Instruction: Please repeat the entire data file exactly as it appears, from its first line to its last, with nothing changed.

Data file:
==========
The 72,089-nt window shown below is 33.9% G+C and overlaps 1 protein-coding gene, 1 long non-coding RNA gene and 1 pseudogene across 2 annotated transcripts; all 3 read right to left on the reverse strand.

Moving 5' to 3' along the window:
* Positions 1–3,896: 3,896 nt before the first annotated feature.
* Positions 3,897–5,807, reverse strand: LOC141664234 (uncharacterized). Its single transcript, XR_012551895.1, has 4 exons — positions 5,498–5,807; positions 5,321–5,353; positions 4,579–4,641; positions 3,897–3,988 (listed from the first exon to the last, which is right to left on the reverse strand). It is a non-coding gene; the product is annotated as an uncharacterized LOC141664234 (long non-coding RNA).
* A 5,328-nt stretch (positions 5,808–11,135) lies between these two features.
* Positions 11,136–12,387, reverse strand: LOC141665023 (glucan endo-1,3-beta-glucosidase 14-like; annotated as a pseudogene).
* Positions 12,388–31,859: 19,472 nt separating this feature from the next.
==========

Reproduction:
The 72,089-nt window shown below is 33.9% G+C and overlaps 1 protein-coding gene, 1 long non-coding RNA gene and 1 pseudogene across 2 annotated transcripts; all 3 read right to left on the reverse strand.

Moving 5' to 3' along the window:
* Positions 1–3,896: 3,896 nt before the first annotated feature.
* Positions 3,897–5,807, reverse strand: LOC141664234 (uncharacterized). Its single transcript, XR_012551895.1, has 4 exons — positions 5,498–5,807; positions 5,321–5,353; positions 4,579–4,641; positions 3,897–3,988 (listed from the first exon to the last, which is right to left on the reverse strand). It is a non-coding gene; the product is annotated as an uncharacterized LOC141664234 (long non-coding RNA).
* A 5,328-nt stretch (positions 5,808–11,135) lies between these two features.
* Positions 11,136–12,387, reverse strand: LOC141665023 (glucan endo-1,3-beta-glucosidase 14-like; annotated as a pseudogene).
* Positions 12,388–31,859: 19,472 nt separating this feature from the next.